Opening: 1 December 2016 @ 6pm
Exhibition dates: 2 December 2016 – 11 February 2017
Kohikohi is a solo exhibition by Kalisolaite ‘Uhila. The exhibition features a range of media – including video, painting and sound. The title Kohikohi means to make a mark, a scratch, a scrawl or a scribble.
As a performance artist, ‘Uhila’s work is informed by his memories and experiences of daily Tongan rituals, the repetitive actions and his observation that everyone performs often without knowing it. As part of his performances he uses simple objects that relate to his daily life. He is interested in action and in this exhibition he focuses on everyday activities, clearing the land with his tools, taufale (broom), helepelu (machete) and huo (spade), he takes the movements from using these tools as the inspiration for making marks for ink drawings and paintings.
There will be a performance by Kalisolaite ‘Uhila on the opening night.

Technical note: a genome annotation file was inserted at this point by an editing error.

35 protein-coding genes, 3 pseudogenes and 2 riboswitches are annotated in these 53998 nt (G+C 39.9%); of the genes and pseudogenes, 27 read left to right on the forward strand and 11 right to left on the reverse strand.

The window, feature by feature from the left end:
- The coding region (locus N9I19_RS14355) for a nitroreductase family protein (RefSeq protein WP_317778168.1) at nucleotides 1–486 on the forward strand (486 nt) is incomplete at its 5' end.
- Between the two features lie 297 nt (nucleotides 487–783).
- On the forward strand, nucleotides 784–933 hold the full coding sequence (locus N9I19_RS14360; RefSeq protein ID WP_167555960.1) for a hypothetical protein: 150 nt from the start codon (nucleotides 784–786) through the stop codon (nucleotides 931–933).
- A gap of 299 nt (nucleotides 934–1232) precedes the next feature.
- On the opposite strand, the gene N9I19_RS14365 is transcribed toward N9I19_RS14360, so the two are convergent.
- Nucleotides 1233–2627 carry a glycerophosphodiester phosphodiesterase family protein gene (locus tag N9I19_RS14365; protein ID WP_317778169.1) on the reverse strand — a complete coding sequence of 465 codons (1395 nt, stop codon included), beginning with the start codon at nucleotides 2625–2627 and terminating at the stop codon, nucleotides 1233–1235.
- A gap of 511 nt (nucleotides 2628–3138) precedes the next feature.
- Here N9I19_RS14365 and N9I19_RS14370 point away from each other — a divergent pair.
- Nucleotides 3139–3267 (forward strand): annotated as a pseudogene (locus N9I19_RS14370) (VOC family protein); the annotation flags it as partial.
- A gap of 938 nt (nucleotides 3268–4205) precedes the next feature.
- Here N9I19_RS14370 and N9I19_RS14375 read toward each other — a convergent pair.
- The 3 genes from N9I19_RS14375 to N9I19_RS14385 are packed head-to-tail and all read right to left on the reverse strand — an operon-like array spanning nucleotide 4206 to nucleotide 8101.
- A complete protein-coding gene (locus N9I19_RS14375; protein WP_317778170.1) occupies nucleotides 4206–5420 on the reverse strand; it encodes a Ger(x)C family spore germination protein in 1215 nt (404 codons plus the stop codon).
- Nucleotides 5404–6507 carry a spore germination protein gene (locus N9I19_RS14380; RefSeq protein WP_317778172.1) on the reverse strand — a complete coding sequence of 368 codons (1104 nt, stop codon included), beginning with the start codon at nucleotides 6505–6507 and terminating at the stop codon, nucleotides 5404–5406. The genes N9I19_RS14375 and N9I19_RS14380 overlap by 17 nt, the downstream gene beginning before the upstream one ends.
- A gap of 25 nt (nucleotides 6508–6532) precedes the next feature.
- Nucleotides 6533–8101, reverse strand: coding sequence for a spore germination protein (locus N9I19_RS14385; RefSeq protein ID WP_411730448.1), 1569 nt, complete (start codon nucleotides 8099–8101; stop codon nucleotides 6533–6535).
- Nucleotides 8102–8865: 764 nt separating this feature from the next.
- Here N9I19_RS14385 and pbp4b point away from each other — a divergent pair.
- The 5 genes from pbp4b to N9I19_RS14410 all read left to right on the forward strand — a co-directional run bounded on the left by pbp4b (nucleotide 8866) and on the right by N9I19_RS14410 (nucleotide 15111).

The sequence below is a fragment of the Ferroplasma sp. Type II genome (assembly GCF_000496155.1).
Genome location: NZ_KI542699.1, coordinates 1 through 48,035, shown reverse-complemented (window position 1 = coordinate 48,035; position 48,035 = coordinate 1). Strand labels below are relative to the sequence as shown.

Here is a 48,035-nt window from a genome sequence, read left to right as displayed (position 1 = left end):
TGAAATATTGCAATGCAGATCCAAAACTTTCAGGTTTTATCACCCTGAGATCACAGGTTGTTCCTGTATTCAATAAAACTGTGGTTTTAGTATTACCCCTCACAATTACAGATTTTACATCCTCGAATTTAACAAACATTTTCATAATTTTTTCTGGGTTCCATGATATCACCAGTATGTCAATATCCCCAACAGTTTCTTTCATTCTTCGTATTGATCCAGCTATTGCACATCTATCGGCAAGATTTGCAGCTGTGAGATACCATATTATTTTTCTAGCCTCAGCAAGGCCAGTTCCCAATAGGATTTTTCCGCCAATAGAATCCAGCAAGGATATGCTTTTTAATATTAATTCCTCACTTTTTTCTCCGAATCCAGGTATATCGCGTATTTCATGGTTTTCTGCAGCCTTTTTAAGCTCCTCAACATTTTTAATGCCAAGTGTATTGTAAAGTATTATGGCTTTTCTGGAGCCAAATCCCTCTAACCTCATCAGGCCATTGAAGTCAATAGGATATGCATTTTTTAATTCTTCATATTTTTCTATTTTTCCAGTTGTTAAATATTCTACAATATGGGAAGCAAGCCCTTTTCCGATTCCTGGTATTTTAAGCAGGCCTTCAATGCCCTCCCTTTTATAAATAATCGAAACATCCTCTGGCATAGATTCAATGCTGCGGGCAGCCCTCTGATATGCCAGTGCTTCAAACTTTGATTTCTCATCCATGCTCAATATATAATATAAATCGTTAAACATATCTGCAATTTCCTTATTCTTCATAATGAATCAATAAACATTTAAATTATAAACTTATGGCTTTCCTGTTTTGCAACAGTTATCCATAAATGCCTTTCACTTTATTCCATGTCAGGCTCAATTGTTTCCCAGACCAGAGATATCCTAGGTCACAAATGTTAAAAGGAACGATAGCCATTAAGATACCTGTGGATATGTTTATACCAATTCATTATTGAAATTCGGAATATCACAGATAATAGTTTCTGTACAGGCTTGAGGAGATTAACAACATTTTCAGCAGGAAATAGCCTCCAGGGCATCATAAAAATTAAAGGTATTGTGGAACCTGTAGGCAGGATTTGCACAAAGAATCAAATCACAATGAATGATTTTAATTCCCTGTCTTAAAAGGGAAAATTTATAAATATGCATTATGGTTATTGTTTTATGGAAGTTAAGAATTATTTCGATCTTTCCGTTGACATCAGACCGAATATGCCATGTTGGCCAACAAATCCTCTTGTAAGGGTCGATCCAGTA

Public Programme: Artist talk
In Conversation with Kalisolaite ‘Uhila and Robert George
Saturday 10 December, 12pm
Born in Tonga and raised in New Zealand, Kalisolaite ‘Uhila is a renowned performance artist. He has received a number of awards – the visual arts award at Auckland Fringe 2011, Iris Fisher Scholarship from Te Tuhi Centre for the Arts, he was selected and nominated for the biennial Auckland Art Gallery Walters Prize 2014 and was awarded the Pasifika Post Graduate Scholarship (Art and Design) towards a Master of Performance and Media Arts and Auckland University of Technology.
‘Uhila has exhibited widely both nationally and internationally. Selected exhibitions include – Mo’ui tukuhausia, Walters Prize Finalists Exhibition, Auckland Art Gallery Toi o Tamaki, Auckland, 2014; Tonga Democracy Festival, Atenisi University, Tonga, 2014; Puehu: Cultural Dust, The Suter Arts Gallery, Nelson; More than we know, Gus Fisher Gallery, Auckland, 2013; What do you mean we?, Te Tuhi Centre for the Artst, 2012. ‘Uhila graduated with a Bachelor of Visual Arts from Auckland University of Technology (AUT, Auckland in 2010.